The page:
The Private and Public Economics of Renewable Electricity Generation
Generating electricity from renewable sources is more expensive than conventional approaches, but reduces pollution externalities. Analyzing the tradeoff is much more challenging than often presumed, because the value of electricity is extremely dependent on the time and location at which it is produced, which is not very controllable with some renewables, such as wind and solar. Likewise, the pollution benefits from renewable generation depend on what type of generation it displaces, which also depends on time and location. Without incorporating these factors, cost-benefit analyses of alternatives are likely to be misleading. However, other common arguments for subsidizing renewable power - green jobs, energy security and driving down fossil energy prices - are unlikely to substantially alter the analysis. The role of intellectual property spillovers is a strong argument for subsidizing energy science research, but less persuasive as an enhancement to the value of installing current renewable energy technologies.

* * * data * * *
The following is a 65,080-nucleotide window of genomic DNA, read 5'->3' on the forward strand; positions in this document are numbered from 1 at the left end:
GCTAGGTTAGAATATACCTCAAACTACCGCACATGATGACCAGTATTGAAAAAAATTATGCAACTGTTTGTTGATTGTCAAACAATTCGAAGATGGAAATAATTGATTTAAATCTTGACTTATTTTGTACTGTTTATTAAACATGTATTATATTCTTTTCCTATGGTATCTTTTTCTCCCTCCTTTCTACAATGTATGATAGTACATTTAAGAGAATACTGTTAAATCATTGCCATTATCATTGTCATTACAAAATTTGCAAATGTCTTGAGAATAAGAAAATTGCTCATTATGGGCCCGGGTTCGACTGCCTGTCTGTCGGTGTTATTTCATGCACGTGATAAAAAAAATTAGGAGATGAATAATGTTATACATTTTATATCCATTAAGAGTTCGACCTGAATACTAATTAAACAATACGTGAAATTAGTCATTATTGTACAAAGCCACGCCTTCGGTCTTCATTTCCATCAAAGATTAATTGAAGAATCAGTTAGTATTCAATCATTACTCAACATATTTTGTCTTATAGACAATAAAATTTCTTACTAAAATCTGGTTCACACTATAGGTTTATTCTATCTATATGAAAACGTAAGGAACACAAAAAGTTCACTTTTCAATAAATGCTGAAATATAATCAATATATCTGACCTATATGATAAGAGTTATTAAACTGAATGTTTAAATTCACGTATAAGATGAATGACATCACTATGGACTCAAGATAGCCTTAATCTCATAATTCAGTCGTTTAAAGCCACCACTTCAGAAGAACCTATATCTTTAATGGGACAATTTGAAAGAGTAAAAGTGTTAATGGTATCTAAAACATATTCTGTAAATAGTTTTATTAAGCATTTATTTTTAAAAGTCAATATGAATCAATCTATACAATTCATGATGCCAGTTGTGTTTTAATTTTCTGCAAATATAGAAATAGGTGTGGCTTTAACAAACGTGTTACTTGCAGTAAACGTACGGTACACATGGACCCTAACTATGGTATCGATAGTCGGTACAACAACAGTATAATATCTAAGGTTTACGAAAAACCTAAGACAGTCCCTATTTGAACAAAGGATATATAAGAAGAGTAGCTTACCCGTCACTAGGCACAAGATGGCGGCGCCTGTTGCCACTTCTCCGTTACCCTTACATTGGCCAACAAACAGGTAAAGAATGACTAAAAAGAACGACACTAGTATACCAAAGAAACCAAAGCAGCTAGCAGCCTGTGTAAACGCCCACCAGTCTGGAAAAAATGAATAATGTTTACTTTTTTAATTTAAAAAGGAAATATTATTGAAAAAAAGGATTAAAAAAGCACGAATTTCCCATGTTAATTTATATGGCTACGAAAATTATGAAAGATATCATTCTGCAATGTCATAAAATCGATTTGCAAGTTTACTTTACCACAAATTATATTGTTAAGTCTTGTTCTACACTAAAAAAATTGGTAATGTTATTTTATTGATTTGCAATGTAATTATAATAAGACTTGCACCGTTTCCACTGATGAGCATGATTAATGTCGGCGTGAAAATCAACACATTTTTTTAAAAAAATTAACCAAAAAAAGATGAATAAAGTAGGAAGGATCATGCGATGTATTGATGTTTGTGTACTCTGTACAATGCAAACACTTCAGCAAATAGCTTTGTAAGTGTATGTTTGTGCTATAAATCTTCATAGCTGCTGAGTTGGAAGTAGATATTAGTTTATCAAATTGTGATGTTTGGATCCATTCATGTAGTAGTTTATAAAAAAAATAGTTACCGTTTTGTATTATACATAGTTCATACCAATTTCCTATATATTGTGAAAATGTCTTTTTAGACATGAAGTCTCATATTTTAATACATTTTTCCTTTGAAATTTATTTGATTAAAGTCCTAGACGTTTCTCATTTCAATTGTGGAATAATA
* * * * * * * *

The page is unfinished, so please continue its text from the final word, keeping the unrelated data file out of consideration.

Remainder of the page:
I am grateful to Judd Boomhower for excellent research assistance. I also benefited from the comments of David Autor, Duncan Callaway, Lucas Davis, Meredith Fowlie, Michael Greenstone, Bill Hogan, Chad Jones, Paul Joskow, Chris Knittel, John List, Karen Notsund, Richard Schmalensee, and Tim Taylor. This research was supported in part under a research contract from the California Energy Commission to the Energy Institute at Haas. The views expressed herein are those of the author and do not necessarily reflect the views of the National Bureau of Economic Research.
Severin Borenstein, 2012. "The Private and Public Economics of Renewable Electricity Generation," Journal of Economic Perspectives, American Economic Association, vol. 26(1), pages 67-92, Winter. citation courtesy of